This week has seemed harder than the past few in lockdown. I woke up with a feeling of melancholy on Sunday and it was still there on Monday morning as I started work. Up to then, I hadn’t been feeling too bad apart from the first week, which I found very difficult to settle into. Speaking to colleagues, it seems that many have found the past week harder than others; maybe there’s a seven week itch in these things where tolerance starts to fray a little or coping mechanisms begin to weaken. Maybe it was more about people, including myself, finally accepting that we’re in this for the long haul and not even the new normal will be here any time soon.
The overblown talk earlier in the week of relaxing lockdown has been replaced by more sombre tones of small changes. However, just a little easing of exercise restrictions would be welcomed by many. It gives all of us without gardens or countryside (even if temporarily like me) to get out into some green space and connect with nature. However, those connections can be made even through an open window.
Sitting at my desk this week, I heard a familiar and very welcome summer sound. I looked up from my screen to see two swifts chasing each other over the Kew rooftops. The following day there were three and the calls have been heard intermittently ever since. They’re my favourite bird of all and their calls, as I must have written here before, lift my soul like very few other things can. In the winter, I yearn for that sound and I cherish every time I hear it. After all, the swifts won’t be here for long and in no time at all I will be left once more with many months of waiting to hear them again.
This week I also noticed as the darkness had fallen on another day in lockdown, the number of insects attracted by the street lights and circling in bright rays shining down towards the pavement. I wouldn’t say it was a startling observation but it got me thinking about how long it was that I had seen so many insect doing the same. That then led me on to consider whether the reductions in air pollution resulting from the lower levels of traffic might be be causing an increase in the numbers of insects. I’m no scientist but on my next long car journey it will be interesting to see if the number of insects picked up the front of my car has noticeably increased. Anecdotally, it seems that ‘fly splatter’ on cars has decreased over the past few years and any change in these observations over the next few months might be telling.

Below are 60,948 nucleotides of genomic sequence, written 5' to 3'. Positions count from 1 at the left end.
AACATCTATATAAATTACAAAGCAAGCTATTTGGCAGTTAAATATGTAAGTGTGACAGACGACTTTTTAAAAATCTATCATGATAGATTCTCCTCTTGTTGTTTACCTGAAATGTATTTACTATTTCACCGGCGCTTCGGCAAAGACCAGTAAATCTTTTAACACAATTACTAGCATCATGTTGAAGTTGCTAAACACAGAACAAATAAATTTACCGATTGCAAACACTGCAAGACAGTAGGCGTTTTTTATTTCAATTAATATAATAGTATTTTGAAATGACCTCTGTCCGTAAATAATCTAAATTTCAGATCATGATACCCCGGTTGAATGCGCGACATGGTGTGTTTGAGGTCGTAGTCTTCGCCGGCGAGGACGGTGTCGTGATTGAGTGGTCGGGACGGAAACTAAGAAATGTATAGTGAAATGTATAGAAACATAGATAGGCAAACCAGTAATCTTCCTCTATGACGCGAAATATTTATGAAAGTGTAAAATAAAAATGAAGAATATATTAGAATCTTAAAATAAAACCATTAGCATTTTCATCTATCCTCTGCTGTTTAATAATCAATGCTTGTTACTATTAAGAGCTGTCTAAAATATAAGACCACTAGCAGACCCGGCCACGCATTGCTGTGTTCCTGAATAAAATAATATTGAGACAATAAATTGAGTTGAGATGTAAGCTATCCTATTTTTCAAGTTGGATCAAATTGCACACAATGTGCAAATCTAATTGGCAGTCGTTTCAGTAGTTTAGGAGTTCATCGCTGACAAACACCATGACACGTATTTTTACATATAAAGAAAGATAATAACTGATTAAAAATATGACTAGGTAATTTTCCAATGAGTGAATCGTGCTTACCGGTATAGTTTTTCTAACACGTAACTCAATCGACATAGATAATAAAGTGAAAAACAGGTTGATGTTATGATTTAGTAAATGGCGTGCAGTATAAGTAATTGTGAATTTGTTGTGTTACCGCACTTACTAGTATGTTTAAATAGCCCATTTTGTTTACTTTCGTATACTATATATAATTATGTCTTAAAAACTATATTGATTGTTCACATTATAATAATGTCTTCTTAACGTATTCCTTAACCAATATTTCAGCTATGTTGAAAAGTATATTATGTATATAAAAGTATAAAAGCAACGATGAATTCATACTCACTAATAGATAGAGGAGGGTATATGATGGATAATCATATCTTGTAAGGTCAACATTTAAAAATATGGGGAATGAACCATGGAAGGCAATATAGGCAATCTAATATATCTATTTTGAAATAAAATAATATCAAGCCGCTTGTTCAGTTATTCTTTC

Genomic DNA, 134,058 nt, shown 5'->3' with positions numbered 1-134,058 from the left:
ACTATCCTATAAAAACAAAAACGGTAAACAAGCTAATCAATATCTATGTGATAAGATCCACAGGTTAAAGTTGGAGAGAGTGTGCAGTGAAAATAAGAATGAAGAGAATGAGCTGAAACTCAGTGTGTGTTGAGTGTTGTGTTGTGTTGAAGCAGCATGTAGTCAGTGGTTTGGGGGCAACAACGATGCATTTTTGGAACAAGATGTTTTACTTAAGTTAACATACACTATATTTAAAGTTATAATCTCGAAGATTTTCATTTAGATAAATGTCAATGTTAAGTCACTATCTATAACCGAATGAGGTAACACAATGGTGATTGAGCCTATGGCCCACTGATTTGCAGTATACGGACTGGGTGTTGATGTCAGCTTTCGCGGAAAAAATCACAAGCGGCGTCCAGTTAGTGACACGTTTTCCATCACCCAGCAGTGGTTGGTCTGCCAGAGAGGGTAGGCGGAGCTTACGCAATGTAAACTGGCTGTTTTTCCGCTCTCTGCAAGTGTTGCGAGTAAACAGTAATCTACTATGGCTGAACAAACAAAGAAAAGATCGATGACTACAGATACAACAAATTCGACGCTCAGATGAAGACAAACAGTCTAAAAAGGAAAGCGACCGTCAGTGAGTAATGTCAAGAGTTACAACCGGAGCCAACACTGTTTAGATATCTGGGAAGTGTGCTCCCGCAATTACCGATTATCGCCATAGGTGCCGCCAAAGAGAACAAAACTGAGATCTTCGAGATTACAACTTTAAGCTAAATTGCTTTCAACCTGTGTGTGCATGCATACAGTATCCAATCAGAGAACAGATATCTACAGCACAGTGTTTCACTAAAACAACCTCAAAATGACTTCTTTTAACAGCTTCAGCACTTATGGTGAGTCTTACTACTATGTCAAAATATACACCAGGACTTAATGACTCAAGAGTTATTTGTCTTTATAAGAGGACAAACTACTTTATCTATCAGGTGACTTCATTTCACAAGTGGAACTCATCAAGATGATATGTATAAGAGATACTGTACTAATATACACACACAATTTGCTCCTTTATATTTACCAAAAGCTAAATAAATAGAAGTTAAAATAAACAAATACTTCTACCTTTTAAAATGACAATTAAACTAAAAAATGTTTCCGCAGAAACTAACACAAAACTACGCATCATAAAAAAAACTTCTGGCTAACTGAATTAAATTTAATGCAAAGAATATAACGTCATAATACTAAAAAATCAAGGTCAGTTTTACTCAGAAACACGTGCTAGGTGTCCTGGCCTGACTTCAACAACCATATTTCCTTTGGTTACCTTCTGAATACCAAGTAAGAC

We have continued to go for walks this week and yesterday was a particularly memorable one. We set off in the morning and stopped at Kew Bridge to wait for the Red Arrows to pass overhead on their route from the VE Day commemoration flypast. They duly did and we went on with our walk and stepped down onto the shore of the Thames. It was a very low tide yesterday and we could walk almost all the way between Kew and Chiswick Bridges. Down on the short was the usual mix of swans, geese, ducks, gulls and herons but this time we came across some of the first young of the year with a gaggle of Egyptian goslings.
Even in lockdown, even staying inside, there are ways to connect to nature. Writing this post has lifted some of the gloom and I’ll go out for a cycle in a while, which will hopefully lift it further. I’ll have to see how many insects I get splatted on my sunglasses!